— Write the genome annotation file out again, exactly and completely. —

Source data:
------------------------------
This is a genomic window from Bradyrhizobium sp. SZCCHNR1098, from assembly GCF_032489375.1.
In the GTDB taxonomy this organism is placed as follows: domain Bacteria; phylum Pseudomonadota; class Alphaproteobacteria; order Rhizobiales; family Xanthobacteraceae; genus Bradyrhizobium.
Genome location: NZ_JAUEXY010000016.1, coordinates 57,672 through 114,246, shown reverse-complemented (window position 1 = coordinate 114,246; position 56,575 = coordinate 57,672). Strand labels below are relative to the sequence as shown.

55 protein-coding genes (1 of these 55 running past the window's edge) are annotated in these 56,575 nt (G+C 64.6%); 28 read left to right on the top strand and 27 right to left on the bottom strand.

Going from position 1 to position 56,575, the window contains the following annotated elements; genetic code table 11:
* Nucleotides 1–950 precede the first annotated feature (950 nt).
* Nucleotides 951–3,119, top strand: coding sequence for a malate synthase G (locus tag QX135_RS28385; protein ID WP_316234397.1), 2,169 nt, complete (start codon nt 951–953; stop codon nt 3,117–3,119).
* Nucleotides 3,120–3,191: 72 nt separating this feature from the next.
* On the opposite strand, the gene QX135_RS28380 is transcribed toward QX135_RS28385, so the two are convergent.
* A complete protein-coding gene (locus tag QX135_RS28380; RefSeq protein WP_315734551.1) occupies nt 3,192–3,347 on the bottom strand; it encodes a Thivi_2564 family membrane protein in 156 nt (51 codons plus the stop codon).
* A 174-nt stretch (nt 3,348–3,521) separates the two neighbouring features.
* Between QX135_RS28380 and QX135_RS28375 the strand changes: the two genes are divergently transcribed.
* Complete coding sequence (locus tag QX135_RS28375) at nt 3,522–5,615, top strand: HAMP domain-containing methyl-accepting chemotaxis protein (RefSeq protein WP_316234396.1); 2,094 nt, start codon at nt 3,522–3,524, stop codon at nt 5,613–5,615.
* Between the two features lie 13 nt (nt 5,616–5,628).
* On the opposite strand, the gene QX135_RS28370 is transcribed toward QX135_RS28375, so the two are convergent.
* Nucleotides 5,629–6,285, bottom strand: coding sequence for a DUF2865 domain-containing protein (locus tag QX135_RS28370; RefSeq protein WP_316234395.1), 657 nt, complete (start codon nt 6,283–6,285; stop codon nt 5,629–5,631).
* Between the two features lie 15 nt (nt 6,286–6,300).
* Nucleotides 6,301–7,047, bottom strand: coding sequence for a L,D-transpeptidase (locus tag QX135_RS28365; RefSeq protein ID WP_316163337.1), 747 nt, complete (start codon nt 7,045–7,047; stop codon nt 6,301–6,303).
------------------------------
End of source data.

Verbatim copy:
This is a genomic window from Bradyrhizobium sp. SZCCHNR1098, from assembly GCF_032489375.1.
In the GTDB taxonomy this organism is placed as follows: domain Bacteria; phylum Pseudomonadota; class Alphaproteobacteria; order Rhizobiales; family Xanthobacteraceae; genus Bradyrhizobium.
Genome location: NZ_JAUEXY010000016.1, coordinates 57,672 through 114,246, shown reverse-complemented (window position 1 = coordinate 114,246; position 56,575 = coordinate 57,672). Strand labels below are relative to the sequence as shown.

55 protein-coding genes (1 of these 55 running past the window's edge) are annotated in these 56,575 nt (G+C 64.6%); 28 read left to right on the top strand and 27 right to left on the bottom strand.

Going from position 1 to position 56,575, the window contains the following annotated elements; genetic code table 11:
* Nucleotides 1–950 precede the first annotated feature (950 nt).
* Nucleotides 951–3,119, top strand: coding sequence for a malate synthase G (locus tag QX135_RS28385; protein ID WP_316234397.1), 2,169 nt, complete (start codon nt 951–953; stop codon nt 3,117–3,119).
* Nucleotides 3,120–3,191: 72 nt separating this feature from the next.
* On the opposite strand, the gene QX135_RS28380 is transcribed toward QX135_RS28385, so the two are convergent.
* A complete protein-coding gene (locus tag QX135_RS28380; RefSeq protein WP_315734551.1) occupies nt 3,192–3,347 on the bottom strand; it encodes a Thivi_2564 family membrane protein in 156 nt (51 codons plus the stop codon).
* A 174-nt stretch (nt 3,348–3,521) separates the two neighbouring features.
* Between QX135_RS28380 and QX135_RS28375 the strand changes: the two genes are divergently transcribed.
* Complete coding sequence (locus tag QX135_RS28375) at nt 3,522–5,615, top strand: HAMP domain-containing methyl-accepting chemotaxis protein (RefSeq protein WP_316234396.1); 2,094 nt, start codon at nt 3,522–3,524, stop codon at nt 5,613–5,615.
* Between the two features lie 13 nt (nt 5,616–5,628).
* On the opposite strand, the gene QX135_RS28370 is transcribed toward QX135_RS28375, so the two are convergent.
* Nucleotides 5,629–6,285, bottom strand: coding sequence for a DUF2865 domain-containing protein (locus tag QX135_RS28370; RefSeq protein WP_316234395.1), 657 nt, complete (start codon nt 6,283–6,285; stop codon nt 5,629–5,631).
* Between the two features lie 15 nt (nt 6,286–6,300).
* Nucleotides 6,301–7,047, bottom strand: coding sequence for a L,D-transpeptidase (locus tag QX135_RS28365; RefSeq protein ID WP_316163337.1), 747 nt, complete (start codon nt 7,045–7,047; stop codon nt 6,301–6,303).